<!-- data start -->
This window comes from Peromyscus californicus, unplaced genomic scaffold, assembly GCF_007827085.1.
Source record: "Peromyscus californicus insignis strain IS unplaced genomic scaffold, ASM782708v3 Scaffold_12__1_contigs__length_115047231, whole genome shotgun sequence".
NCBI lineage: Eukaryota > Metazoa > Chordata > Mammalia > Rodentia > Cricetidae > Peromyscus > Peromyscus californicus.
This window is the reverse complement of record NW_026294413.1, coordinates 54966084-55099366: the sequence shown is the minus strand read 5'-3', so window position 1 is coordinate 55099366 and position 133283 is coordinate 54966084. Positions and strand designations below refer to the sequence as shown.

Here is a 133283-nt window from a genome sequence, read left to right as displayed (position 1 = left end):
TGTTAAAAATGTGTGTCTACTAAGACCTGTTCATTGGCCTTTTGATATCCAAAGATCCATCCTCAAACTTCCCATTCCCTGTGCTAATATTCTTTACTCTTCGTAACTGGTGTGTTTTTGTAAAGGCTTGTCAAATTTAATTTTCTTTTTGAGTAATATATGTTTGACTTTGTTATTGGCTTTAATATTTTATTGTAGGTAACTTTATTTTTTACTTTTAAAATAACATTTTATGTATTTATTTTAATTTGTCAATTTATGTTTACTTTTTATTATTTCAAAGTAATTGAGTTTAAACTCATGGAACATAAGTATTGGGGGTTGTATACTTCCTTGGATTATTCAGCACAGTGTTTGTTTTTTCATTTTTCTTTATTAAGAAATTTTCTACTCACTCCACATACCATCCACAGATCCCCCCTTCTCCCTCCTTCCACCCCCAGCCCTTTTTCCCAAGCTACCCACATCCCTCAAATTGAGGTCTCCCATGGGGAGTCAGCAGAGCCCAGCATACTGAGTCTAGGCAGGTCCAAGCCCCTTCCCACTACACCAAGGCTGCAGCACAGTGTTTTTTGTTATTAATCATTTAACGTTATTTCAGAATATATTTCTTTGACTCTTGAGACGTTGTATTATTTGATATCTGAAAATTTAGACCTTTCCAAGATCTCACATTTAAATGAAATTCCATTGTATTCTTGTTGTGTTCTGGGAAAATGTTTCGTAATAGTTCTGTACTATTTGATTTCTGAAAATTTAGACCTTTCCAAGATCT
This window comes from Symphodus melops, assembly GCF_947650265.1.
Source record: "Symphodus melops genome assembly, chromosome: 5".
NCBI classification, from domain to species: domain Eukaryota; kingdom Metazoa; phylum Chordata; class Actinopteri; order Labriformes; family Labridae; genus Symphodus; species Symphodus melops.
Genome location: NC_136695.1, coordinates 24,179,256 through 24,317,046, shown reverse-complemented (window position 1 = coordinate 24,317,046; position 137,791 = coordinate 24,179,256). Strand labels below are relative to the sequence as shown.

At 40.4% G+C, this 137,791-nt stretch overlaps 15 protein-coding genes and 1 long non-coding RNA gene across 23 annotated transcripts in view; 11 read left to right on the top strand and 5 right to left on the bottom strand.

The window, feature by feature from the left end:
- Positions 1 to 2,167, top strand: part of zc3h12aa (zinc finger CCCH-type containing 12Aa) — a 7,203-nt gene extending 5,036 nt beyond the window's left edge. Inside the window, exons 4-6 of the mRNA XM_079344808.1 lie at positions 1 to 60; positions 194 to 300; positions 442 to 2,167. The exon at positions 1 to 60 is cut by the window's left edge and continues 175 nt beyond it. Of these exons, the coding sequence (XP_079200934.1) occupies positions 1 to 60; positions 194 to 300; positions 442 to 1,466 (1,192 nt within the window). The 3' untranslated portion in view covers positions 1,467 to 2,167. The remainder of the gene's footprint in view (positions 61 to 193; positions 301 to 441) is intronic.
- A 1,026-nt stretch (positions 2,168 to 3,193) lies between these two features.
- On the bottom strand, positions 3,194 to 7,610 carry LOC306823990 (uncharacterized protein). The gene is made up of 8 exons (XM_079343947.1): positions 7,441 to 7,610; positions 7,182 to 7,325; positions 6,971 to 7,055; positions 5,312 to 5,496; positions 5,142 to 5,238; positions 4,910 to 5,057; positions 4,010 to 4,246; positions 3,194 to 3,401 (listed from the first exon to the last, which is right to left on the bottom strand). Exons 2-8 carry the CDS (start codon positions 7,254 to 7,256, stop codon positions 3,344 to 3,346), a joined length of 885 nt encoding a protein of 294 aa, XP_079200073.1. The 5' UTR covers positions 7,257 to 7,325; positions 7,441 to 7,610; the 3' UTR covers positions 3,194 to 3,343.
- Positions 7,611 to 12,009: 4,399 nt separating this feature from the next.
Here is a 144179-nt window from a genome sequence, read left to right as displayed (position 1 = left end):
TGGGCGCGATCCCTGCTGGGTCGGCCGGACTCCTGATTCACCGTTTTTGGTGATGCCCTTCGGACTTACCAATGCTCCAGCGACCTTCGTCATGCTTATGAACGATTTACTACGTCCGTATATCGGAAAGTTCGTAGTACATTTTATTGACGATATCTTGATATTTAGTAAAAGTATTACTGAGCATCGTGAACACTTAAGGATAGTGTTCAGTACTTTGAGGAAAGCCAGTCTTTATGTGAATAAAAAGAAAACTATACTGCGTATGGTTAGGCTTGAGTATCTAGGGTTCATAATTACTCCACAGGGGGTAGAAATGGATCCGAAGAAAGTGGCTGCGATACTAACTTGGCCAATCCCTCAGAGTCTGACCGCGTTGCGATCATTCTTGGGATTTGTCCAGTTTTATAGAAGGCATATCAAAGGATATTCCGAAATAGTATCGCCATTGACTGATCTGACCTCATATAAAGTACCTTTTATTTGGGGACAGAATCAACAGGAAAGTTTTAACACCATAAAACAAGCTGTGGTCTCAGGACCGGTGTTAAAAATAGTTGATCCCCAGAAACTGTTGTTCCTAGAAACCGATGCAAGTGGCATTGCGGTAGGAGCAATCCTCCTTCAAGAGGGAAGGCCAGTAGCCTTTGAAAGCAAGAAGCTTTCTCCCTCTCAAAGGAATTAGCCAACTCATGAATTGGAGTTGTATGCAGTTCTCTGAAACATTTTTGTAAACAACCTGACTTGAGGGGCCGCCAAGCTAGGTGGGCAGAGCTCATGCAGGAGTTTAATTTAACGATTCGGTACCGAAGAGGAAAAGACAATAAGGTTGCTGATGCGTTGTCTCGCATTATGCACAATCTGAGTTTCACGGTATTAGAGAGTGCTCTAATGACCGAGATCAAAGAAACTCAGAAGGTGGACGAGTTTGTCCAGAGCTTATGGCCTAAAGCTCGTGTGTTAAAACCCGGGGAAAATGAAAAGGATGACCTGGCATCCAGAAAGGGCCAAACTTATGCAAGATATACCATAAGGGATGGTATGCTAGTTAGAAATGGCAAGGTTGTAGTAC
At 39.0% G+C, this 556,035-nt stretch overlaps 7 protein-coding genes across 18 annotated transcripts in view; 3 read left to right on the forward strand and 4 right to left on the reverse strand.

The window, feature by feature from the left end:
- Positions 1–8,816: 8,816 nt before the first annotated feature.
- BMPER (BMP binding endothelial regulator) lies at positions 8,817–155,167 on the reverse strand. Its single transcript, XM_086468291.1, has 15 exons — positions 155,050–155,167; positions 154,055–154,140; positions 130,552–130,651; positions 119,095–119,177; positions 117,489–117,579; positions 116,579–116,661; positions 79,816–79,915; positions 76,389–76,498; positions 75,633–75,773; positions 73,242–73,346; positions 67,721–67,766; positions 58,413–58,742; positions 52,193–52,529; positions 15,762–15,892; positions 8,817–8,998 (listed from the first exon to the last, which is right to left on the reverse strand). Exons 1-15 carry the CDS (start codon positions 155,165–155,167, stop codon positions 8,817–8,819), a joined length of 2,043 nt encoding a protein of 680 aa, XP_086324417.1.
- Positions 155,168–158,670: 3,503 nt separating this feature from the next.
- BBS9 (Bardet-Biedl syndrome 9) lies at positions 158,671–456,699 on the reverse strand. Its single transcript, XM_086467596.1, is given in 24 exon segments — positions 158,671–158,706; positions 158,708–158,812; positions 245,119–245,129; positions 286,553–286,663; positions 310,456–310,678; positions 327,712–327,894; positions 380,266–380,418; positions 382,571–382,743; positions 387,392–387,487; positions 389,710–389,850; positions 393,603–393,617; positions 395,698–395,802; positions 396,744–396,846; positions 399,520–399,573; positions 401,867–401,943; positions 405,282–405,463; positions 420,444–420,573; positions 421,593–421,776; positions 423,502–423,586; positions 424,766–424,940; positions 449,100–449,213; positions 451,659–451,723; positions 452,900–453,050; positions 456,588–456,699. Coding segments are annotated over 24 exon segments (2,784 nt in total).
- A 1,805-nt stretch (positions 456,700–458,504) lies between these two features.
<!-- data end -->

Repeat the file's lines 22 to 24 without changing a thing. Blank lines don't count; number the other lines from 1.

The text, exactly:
- BMPER (BMP binding endothelial regulator) lies at positions 8,817–155,167 on the reverse strand. Its single transcript, XM_086468291.1, has 15 exons — positions 155,050–155,167; positions 154,055–154,140; positions 130,552–130,651; positions 119,095–119,177; positions 117,489–117,579; positions 116,579–116,661; positions 79,816–79,915; positions 76,389–76,498; positions 75,633–75,773; positions 73,242–73,346; positions 67,721–67,766; positions 58,413–58,742; positions 52,193–52,529; positions 15,762–15,892; positions 8,817–8,998 (listed from the first exon to the last, which is right to left on the reverse strand). Exons 1-15 carry the CDS (start codon positions 155,165–155,167, stop codon positions 8,817–8,819), a joined length of 2,043 nt encoding a protein of 680 aa, XP_086324417.1.
- Positions 155,168–158,670: 3,503 nt separating this feature from the next.
- BBS9 (Bardet-Biedl syndrome 9) lies at positions 158,671–456,699 on the reverse strand. Its single transcript, XM_086467596.1, is given in 24 exon segments — positions 158,671–158,706; positions 158,708–158,812; positions 245,119–245,129; positions 286,553–286,663; positions 310,456–310,678; positions 327,712–327,894; positions 380,266–380,418; positions 382,571–382,743; positions 387,392–387,487; positions 389,710–389,850; positions 393,603–393,617; positions 395,698–395,802; positions 396,744–396,846; positions 399,520–399,573; positions 401,867–401,943; positions 405,282–405,463; positions 420,444–420,573; positions 421,593–421,776; positions 423,502–423,586; positions 424,766–424,940; positions 449,100–449,213; positions 451,659–451,723; positions 452,900–453,050; positions 456,588–456,699. Coding segments are annotated over 24 exon segments (2,784 nt in total).